The site of the former Mother-in-Law Lounge, which now seems likely to re-open once was a bar-bar, located next to, or at least very near (I'm not clear on this) the musicians' union -- for musicians of color. Back in the day there were two musicians' unions in New Orleans: one for those of color and for the white music makers. Which must have been kind of weird because musicians being the sort of people they are, even in the days of rigid color bars, you know those cats would ignore it many a time in order to make a buck or just to play great music with other great and interesting players.
Here's the full story by Bruce Eggler on the Times Picayune site.
We're all still missing Antoinette and Coco. Their spirits will help re-animate the Mother-in-Law no doubt.
The Mother-in-Law was one of the first places I was taken on my first visit to New Orleans, and Antoinette was one of the first 'natives' of the city I met. I recall being invited to take a good look around the place, and thinking, this is part of a place that we're going to live for at least year. Is this the city that could get us to relocate from NYC for good, not just a research year? This is a place that is all about music and history!
That was before the personal encounters with the pervasive violence and the threat of hurricanes and flood. I, being past that age of invulnerability, could not cope with that on a year-round basis. I'd still love living in New Orleans, but only if we could afford to have second home out of the zone. Which doesn't seem likely, so never mind!
It's interesting to see Kermit Ruffins stepping up to his city's plate so often, to keep the music heritage's past in play, while it moves on into the future for the new generations.
Ruffins and the building's owner agreed on terms for a long-term lease in January 2011, and the trumpeter and singer said at the time he hoped to open by Mardi Gras. That didn't happen, and after a while Ruffins discovered that because the club had been closed for more than six months, it had lost the legal nonconforming status that let it operate as a cocktail lounge with live entertainment in a B-1A neighborhood business district.Recall, the Mother-in-Law was where we held the publication party for The Year Before the Flood. Betty Fox worked so hard to make it the great party it was.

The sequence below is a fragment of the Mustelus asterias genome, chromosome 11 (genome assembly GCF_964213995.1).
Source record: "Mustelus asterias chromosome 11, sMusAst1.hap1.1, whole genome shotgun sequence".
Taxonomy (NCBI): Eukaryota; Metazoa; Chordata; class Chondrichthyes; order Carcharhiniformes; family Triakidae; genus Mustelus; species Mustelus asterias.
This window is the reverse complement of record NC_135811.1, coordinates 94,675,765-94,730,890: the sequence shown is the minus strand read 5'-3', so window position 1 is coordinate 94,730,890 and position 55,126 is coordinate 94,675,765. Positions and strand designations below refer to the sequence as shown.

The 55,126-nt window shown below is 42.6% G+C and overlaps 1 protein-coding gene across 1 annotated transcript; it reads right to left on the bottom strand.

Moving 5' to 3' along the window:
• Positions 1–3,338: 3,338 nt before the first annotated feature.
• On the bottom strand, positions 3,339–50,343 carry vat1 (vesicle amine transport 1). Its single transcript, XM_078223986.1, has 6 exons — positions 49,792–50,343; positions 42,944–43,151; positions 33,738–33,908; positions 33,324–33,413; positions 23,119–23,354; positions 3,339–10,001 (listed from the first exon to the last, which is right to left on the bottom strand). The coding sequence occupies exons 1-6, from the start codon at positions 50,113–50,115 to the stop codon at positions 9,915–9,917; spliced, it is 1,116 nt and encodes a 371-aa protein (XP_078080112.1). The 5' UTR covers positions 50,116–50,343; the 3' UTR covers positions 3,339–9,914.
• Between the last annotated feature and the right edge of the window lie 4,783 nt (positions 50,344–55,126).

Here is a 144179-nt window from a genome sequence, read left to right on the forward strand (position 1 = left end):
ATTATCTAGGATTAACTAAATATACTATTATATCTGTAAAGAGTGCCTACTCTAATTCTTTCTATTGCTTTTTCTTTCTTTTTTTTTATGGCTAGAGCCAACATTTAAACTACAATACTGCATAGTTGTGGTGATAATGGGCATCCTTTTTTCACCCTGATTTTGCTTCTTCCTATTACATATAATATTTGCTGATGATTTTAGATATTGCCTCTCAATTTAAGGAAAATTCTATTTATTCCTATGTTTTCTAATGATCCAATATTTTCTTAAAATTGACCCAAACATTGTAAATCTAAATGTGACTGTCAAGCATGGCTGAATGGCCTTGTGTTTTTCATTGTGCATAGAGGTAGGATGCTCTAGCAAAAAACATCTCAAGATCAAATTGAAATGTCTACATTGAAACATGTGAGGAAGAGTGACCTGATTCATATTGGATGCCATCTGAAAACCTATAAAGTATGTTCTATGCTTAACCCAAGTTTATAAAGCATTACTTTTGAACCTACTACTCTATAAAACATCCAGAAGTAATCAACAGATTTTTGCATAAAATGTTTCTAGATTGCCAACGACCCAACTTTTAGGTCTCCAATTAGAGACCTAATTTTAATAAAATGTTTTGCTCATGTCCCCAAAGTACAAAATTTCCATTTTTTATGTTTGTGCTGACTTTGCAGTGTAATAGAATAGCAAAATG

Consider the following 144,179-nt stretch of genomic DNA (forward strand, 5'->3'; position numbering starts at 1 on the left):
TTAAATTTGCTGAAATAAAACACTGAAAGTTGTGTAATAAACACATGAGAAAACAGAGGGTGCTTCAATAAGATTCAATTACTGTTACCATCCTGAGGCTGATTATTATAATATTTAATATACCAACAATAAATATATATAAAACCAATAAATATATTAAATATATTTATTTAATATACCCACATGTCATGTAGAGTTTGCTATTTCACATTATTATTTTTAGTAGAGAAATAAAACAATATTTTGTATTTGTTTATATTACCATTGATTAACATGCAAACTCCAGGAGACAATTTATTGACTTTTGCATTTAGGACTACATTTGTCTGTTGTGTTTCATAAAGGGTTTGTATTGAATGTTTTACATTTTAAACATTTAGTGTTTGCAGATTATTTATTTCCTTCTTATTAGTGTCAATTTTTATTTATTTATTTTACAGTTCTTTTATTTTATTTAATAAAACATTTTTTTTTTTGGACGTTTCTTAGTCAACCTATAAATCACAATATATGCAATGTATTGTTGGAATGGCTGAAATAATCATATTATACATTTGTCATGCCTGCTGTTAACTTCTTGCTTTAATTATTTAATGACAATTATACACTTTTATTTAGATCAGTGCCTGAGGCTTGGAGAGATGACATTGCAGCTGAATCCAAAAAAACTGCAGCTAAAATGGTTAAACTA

He told the commission Tuesday that he "spent a lot of money and got the place all ready to go" when he learned he needed to get it rezoned so it could once again present live music and sell alcohol. He said he wants to "reopen real soon so I can get some of my monies back."
The planning staff put it in somewhat fancier terms, saying the reopening would "restore a landmark and historical site as a jazz performance venue and as a display of New Orleans cultural tradition."
No one spoke against the proposal.
The ramshackle 2,000-square-foot barroom served as the headquarters for rhythm-and-blues eccentric Ernie K-Doe, famous -- among other things -- for the song "Mother-in-Law." After his death in 2001, his widow, Antoinette, operated the Mother-in-Law Lounge as a shrine to her husband -- complete with a life-size mannequin she dressed in K-Doe's clothes -- and a quasi-community center for Treme residents and young musicians.
Antoinette K-Doe died of a heart attack on Mardi Gras morning in 2009, and her daughter Betty Fox, manager of an auto parts store in Memphis, Tenn., moved to New Orleans and took over the Mother-in-Law Lounge. But she struggled with various financial and logistical challenges, including cars crashing into the front door, and the fact that she wasn't her irrepressible mother.
"The only person who could run Ernie K-Doe's Mother-in-Law Lounge was Antoinette K-Doe," Fox said in December 2010. "I did all I could do. I'm exhausted. It's too stressful."
Nearly the entire time, Coco was in the house.